Question and answer with the new dean of biology and health sciences

Vandy Manyeh, News Editor

Ahmad Chaudhry is the new dean for biology and health sciences at College of DuPage. Chaudhry took some time from his schedule last week to talk about his new role and what the college should expect. Here is how it went:

Vandy Manyeh: Who is M. Ahmad Chaudhry?

Ahmad Chaudhry:  I’m the new dean at College of DuPage for the division of biology and health sciences. I have training and expertise in basic sciences like biological sciences, health sciences and many clinical disciplines.

VM: How do you feel being the person in charge of the biology and health sciences division?

AC: This is a really exciting opportunity. Many institutions either have biological sciences or health sciences. The COD division is unique as it offers a combination of both of those disciplines. That carries a lot of excitement and a lot of opportunities. I feel great in the position where I can create the platform to promote collaborations across disciplines.

VM: What new programs do you intend to roll out at COD?

AC: We are putting together a new program in neurodiagnostic imaging. The healthcare industry is changing, and there are new demands and areas that require more manpower. An institution like College of DuPage should be ready to provide that workforce to the emerging needs for health care services. We have determined that neurodiagnostic imaging is a new area where there is a demand. So we are fulfilling those needs.

VM: For a person who doesn’t know anything about the quality of the programs we have here at COD, what would you say about the programs we have under the biology and health sciences division?

AC: We have a large variety of programs. Some programs like nursing are very familiar. We have highly specialized programs like nuclear medicine technology, proton therapy, polysomnography and others, which an ordinary person may not have a greater insight of. There are over 80 different fields in the broader umbrella of health sciences, and they are expanding. At COD we have over 25 programs in many different areas. We have state-of-the-art facilities that are not available at many institutions. We have simulation hospital for nursing, surgical technology, respiratory care, sonography and other programs. We are undergoing a renovation and update of the cadaver laboratory. Other modern laboratory support phlebotomy, biology, microbiology, anatomy and physiology, physical therapy and other programs. The availability of these facilities indicates the high quality of our programs.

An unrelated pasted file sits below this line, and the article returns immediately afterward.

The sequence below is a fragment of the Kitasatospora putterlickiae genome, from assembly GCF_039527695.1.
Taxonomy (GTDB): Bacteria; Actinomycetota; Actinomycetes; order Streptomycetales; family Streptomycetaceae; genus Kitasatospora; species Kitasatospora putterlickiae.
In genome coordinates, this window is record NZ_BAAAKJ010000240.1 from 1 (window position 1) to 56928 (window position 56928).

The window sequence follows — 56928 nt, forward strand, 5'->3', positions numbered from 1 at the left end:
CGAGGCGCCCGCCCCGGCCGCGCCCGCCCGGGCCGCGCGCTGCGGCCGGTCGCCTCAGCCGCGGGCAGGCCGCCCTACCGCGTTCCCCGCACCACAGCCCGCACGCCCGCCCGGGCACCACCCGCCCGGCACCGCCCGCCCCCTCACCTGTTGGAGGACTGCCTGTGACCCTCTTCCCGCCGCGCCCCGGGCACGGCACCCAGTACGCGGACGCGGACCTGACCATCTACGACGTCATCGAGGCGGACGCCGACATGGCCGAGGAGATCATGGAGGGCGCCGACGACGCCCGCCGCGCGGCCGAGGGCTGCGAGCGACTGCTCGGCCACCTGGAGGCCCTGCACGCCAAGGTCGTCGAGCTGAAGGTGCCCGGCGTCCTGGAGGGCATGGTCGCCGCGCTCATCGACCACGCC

VM: What are some of your goals as the new dean for biology and health sciences?

AC: My goals are students-centered. I want to provide experiences to our students so they are prepared as our future leaders. We want to make sure they have all the skills with them once they graduate. We have seen employers really like our students because we have prepared them with practical knowledge and all the necessary skills. They are ready to start a job once they leave COD. Clinical experiences are embedded in almost all of our programs. The students are no stranger to the clinical settings; they have already seen the setup and equipment. They understand the overall operation of a medical facility, and they walk in and are ready to start their job. We want students leaving COD to be familiar with the health care delivery standards in the industry. My other goal is to support our faculty. They are really making a lot of difference in the overall students’ experiences. My goal is to bring them to the level where they can deliver up-to-date cutting edge technologies experiences to students.

Chaudhry holds a Ph.D. in Molecular Biology from the University of Manchester, UK, and carried out his postdoctoral research at Massachusetts Institute of Technology. He was a faculty member at the University of Pennsylvania, University of Vermont and Bowling Green State University before joining COD.